DC isn’t taking its foot of the gas in the war for your cinema-going money as it takes on Marvel with another superhero movie, this time an anti-hero almost, if only we hadn’t had that already.
Shazam! strikes onto our screens, though it’s taken the long way round to get here, bringing us the back story to kid Billy Batson, Asher Angel (“Andi Mack (TV)”, “Asher Angel: Getaway [Short]”), before he becomes Shazam!, Zachary Levi (“Thor: Ragnarok“, “Chuck (TV)”).
Batson finds himself lost at a fairground when he’s a child and his mother, for some reason, doesn’t come looking for him, but he looks for her, running away from homes and families in the search for his own.
When he winds up with Victor Vasquez, Cooper Andrews (“The Walking Dead (TV)”, “Den Of Thieves“), and Rosa Vasquez, Marta Milans (“The Pier (TV)”, “Shame”), and their many, many orphan children, including Freddy Freeman, Jack Dylan Grazer (“It“, “Beautiful Boy“), he doesn’t realise what he has, though they do and eventually help him find his mother.
Meanwhile, on the other side of town Dr. Sivana, Mark Strong (“Kingsman: The Golden Circle“, “Miss Sloane“), has spent his life looking for the Wizard, Djimon Hounsou (“Captain Marvel“, “Serenity“), who gave him a chance to have some power when he was younger, a chance he now wants back.
But he doesn’t get that power, instead choosing the evil way, whilst Batson is given the good, turning him into Shazam! From here on out, our new superhero, who’s really a 13-year old kid, must find his superpowers whilst also finding his family, whilst our new supervillain tracks him down.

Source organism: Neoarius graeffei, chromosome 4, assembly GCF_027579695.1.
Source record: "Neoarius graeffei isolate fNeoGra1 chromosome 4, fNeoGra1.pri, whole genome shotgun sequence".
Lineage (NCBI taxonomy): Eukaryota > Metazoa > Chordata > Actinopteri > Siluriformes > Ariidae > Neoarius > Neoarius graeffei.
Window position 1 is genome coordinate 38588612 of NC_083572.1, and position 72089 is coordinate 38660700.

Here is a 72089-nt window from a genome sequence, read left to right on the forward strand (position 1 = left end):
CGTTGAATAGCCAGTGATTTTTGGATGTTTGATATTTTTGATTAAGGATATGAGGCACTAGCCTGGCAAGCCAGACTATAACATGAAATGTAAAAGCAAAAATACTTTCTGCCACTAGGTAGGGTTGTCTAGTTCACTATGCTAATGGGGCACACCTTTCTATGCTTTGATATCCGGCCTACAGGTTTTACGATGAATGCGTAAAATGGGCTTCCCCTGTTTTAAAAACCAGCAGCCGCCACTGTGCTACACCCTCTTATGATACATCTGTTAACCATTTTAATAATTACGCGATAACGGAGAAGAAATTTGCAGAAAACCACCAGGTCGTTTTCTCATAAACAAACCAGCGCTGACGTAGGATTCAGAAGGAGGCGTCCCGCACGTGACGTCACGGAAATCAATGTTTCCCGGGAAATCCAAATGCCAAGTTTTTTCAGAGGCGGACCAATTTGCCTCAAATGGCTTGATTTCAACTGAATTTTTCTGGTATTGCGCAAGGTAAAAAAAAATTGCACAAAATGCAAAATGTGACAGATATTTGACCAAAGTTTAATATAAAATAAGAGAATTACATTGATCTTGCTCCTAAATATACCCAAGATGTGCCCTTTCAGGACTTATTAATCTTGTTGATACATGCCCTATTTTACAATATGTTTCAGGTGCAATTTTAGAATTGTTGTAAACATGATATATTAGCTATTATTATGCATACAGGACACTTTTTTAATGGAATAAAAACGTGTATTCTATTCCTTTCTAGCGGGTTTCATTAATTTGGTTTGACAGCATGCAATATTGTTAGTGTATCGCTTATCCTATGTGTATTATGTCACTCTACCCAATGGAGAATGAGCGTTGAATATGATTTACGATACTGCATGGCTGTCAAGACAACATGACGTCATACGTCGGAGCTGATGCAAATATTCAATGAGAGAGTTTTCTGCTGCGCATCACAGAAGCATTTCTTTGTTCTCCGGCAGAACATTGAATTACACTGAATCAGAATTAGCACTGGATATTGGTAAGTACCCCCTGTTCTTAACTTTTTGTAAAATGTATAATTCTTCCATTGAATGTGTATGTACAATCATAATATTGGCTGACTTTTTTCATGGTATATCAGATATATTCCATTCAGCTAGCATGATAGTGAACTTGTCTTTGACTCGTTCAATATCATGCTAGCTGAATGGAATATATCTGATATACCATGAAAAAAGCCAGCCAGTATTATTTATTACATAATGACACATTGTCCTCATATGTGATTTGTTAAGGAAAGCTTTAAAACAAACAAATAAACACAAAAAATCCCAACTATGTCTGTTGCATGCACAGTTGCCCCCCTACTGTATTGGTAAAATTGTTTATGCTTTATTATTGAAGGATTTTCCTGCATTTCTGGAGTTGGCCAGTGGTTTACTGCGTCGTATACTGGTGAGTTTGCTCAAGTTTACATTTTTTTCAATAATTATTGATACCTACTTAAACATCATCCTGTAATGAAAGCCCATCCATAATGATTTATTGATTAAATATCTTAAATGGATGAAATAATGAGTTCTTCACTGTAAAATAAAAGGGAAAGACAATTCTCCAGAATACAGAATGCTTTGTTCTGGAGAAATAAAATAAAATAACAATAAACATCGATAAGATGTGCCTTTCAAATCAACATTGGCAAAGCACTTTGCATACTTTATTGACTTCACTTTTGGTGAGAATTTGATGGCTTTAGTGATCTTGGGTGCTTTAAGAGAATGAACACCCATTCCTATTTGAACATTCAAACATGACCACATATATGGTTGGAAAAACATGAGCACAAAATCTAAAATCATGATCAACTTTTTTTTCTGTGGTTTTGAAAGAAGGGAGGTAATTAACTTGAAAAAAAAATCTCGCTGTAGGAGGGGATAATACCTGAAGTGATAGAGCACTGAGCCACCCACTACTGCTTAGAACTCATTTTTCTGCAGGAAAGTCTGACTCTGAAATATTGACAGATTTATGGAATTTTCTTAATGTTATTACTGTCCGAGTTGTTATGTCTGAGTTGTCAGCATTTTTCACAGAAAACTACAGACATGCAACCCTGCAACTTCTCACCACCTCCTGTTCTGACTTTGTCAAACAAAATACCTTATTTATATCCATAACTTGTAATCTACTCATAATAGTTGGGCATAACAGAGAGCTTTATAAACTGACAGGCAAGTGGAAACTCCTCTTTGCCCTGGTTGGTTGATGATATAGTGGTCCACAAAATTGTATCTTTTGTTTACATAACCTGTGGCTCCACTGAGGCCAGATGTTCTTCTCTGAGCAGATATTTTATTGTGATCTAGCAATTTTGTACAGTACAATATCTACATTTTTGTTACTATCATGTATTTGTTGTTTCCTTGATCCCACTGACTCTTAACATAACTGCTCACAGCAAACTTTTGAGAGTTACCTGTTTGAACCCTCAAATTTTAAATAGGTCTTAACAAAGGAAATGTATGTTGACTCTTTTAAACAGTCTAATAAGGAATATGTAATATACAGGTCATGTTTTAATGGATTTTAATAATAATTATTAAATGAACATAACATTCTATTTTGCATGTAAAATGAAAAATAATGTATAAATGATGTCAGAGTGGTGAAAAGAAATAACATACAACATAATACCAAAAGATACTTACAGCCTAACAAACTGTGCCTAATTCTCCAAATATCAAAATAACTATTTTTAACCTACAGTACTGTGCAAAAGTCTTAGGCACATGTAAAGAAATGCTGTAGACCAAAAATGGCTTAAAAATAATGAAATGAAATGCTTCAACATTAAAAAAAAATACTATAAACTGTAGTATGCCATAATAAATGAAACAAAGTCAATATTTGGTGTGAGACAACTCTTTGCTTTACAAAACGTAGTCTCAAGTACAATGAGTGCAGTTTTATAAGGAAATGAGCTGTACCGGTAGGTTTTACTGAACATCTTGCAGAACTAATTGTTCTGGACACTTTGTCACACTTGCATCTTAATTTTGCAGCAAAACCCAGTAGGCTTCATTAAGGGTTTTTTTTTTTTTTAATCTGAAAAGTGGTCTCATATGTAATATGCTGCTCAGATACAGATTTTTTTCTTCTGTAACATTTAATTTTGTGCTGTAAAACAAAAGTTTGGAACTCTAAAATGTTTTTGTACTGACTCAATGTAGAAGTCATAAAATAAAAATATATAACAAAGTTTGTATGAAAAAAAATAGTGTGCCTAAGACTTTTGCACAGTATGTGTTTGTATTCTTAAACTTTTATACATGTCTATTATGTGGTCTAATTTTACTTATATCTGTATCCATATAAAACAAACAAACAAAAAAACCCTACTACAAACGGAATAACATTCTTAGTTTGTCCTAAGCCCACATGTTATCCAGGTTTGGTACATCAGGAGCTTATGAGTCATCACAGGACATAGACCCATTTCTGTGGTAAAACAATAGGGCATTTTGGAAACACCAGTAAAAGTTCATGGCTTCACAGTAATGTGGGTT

To kick things off Shazam! is funny, it has more than a few laugh out loud moments alongside its slightly silly nature and overdone superhero costumes.
The downside with Shazam! is that it’s far too long, over two-hours, and it takes an age to get to the actual superhero business. Leading up to that, the backstory, the orphan kid looking for a family when it’s right in front of him, is all too predictable.
You are always at least one-step ahead of the film and you feel like you’re waiting for it to catch up to you. We’ve seen it all before, we’ve seen it done better, and rather than skipping straight to the point, writers Henry Gayden (“Earth To Echo”, “Zombie Roadkill (TV)”) and Darren Lemke (“Goosebumps“, “Turbo”), laboriously go over every minutia of Batson’s backstory.
Even when Batson becomes Shazam! it feels like it takes an age for him to get the point, meanwhile you got it some time ago.
This is bad, obviously, and whilst the film is rated a 12A (the same as Iron Man) it feels like it’s aimed at a much younger market, a lot like a kids version of Deadpool, the end credits with the cartoon Shazam! don’t help the “here’s what we wanted to make” feeling.
Shazam! is a decent film, it’s funny, it has a good story, Levi is decent, Angel a touch too moody, Grazer is spot-on as always, I think we’re going to see great things from this kid, and you know what you’re getting with Strong, a strong, dependable performance (pardon the pun).
It’s a good film, funny and heart-warming, but it’s far too long and far too predictable to take on the might of Marvel, but let’s hope it sparks a DC comeback, it’s gonna’ be a shame when all we can watch is what Disney want us to see.